Here’s everything on beer and pubs that caught our attention in the past week, from social clubs to foot-flavoured beer.
First, some pub heritage news: eleven pubs across England have been given listed status by the Government, or had their listings upgraded, because of the significance of their interiors. They range from The Bridge Inn at Topsham, Devon, with its parlour bar, to the Victorian splendour of The Red Lion in Westminster. Between us, we’ve been to five. We’ll be making it our mission to visit the other six in the next year or two.
And a bit more news: craft beer retailer Honest Brew has gone into administration, after a few weeks in which people were commenting on low stock and other worrying signs. After nine years, they’re quite a surprising casualty of the current difficult trading environment.
Pete Brown has a new book out, Clubland, on the subject of working men’s clubs. It’s on our to-buy list because (a) Pete writes good books and (b) this is a relatively little explored area of British culture – “the shadow pub”. To mark its release, on his blog, he’s shared a substantial piece making the case for the working men’s club:
Inside anonymous-looking buildings like this all across the country are bars, concert rooms and meeting rooms that would be perfect for coffee mornings, jumble sales, record fairs, dance classes, yoga classes, mother and toddler groups, slimming meetings, youth clubs, book events, WI meetings, band practices and such more. On a more prosaic level, as the price of a pint soars, they’re good places to get cheap drinks without giving your money to Tim fucking Martin. Yet for much of the week, they stand empty. The community often has no idea they’re there. And the committees who run these places – often now well into their seventies – have no idea how to market themselves. The [Working Men’s Club and Institute Union] should be helping them, but it’s just as clueless about the modern world as they are. No one in the organisation seems aware that communities today live online.
We’d never heard of ‘hashing’ until we read Jemma Beedie’s piece for Pellicle this week, which explores the intersection of running and beer:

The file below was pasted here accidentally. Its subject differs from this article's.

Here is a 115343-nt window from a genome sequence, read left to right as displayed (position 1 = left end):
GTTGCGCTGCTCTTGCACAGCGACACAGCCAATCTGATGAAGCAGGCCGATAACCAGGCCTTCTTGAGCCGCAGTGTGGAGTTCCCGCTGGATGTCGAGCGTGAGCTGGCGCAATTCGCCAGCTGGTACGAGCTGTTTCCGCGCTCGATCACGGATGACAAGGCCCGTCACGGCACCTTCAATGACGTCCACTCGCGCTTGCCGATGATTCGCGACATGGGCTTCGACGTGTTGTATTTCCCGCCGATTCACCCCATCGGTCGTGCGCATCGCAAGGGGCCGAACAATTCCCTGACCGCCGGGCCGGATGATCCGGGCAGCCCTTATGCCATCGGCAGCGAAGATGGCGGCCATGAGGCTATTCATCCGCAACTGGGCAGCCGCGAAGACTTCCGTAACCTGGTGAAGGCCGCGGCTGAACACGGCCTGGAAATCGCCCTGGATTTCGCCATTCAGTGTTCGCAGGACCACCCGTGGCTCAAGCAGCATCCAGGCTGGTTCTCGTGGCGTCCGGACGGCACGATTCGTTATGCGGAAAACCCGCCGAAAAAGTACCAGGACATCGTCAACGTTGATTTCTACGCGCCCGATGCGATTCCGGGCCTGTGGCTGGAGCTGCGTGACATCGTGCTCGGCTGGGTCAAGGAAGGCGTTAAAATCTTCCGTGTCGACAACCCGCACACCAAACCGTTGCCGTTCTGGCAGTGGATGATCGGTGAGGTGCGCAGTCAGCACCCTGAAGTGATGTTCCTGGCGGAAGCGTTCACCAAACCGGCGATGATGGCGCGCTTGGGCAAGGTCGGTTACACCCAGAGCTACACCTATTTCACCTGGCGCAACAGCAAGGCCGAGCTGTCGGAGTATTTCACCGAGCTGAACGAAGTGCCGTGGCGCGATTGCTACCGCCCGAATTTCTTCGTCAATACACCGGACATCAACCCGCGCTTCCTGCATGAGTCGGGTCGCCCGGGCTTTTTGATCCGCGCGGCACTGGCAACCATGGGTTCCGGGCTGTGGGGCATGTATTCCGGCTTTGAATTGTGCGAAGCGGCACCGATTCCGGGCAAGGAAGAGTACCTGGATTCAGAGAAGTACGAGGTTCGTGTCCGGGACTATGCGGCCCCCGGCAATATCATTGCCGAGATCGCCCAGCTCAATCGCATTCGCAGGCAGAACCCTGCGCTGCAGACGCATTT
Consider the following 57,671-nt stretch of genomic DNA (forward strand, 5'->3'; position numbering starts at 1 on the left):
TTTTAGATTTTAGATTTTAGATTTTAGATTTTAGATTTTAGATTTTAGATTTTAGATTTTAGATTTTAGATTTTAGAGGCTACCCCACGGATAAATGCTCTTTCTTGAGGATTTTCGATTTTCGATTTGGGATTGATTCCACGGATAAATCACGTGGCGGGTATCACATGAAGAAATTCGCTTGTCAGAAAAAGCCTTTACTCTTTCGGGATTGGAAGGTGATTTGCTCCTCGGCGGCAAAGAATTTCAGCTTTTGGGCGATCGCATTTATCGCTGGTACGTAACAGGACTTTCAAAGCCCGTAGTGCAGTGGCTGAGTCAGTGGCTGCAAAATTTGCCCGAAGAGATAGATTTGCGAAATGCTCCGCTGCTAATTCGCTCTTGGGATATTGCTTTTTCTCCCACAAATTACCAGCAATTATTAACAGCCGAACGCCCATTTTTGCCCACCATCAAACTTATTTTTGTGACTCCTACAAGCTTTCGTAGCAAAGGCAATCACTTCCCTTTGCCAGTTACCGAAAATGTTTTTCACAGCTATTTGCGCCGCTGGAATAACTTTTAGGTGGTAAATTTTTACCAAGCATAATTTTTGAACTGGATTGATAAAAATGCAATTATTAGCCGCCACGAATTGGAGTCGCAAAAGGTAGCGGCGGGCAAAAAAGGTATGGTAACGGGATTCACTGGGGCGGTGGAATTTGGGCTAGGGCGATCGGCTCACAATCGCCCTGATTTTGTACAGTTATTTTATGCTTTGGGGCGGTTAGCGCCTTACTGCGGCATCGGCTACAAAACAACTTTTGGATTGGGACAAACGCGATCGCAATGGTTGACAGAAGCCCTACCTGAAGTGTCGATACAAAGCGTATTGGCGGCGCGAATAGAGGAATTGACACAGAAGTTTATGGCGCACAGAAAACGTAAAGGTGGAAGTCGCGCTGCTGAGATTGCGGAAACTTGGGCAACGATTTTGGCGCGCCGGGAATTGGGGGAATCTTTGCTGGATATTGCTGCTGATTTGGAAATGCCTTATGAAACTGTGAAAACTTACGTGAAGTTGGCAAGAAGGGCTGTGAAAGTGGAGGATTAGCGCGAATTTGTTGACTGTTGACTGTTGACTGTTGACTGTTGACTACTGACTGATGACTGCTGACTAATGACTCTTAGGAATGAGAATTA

I grew up in the Middle East, part of a tight ex-pat community. My parents met at the Bahrain Black Hash, a local chapter of the Hash House Harriers. It was hugely important to our lives and defined many of my family’s friendships for decades. As a child, I was introduced to people by their Hash names – cheeky nicknames not suitable to be mentioned here – and that’s how I continue to know them now. I spent my formative years watching my teachers drinking warm beer from each other’s shoes – a longstanding Hash tradition found in every chapter worldwide.
Jo Caird has written about water for Ferment, the promo mag of a beer subscription company, explaining with real-world examples how its scarcity could be a problem for the brewing industry:
It was 2013 and times were good at Bear Republic Brewing Company. Business was booming at the family-owned California brewery, its distribution network extending to more and more states. Keen to capitalise on growing demand Bear Republic applied to the local authority for an increase in their allocation of water. The request was turned down… This news was a blow but wasn’t exactly surprising. California was experiencing what they have since realised was its worst drought in 1,200 years, a combination of low rainfall and record-breaking high temperatures… Brewing’s high demand for water isn’t just a problem in drought-stricken places like California. Even in regions where water is plentiful, there are environmental costs attached to water use. Treating it requires energy, as does pumping it into our homes and businesses.
It hasn’t quite sunk in that next time we go to Sheffield we might not be able to drink a pint of Kelham Island Pale Rider. Martin Taylor, AKA Retired Martin, lives in Sheffield these days and wonders in this post whether he’s just had his last pint of this notable beer:
The Pale Rider was superb, it always is despite some on Discourse telling me “the beer isn’t what it was”. Rubbish… I hope the folk at Kelham Island are OK; I miss their beers already.
Finally, something not about beer, but which has a certain resonance. For Sight and Sound, the magazine of the British Film Institute, director Prano Bailey-Bond expresses her frustration at being asked constantly to talk about what it’s like to be “a woman in horror”:
I do believe that, behind every panel or article on ‘women in horror’, there is usually the good intention to shine a spotlight on female-driven films. It’s an opportunity for a female creator to talk about and elevate her work. But ultimately the conversation is limiting. For every question a female-identifying filmmaker is asked about how her gender relates to her genre, that’s one less answer where we get to hear about her craft… Rather than obsessing about gender, let’s obsess about the artistic sensibilities on display. Let’s record and remember women’s contribution to genre cinema so it can inspire the next generation. And let’s allow that generation to be defined by their creativity, not their gender.
Finally, from Twitter, a blind taste test with interesting results…
For more good reading check out Alan McLeod’s round-up from Thursday.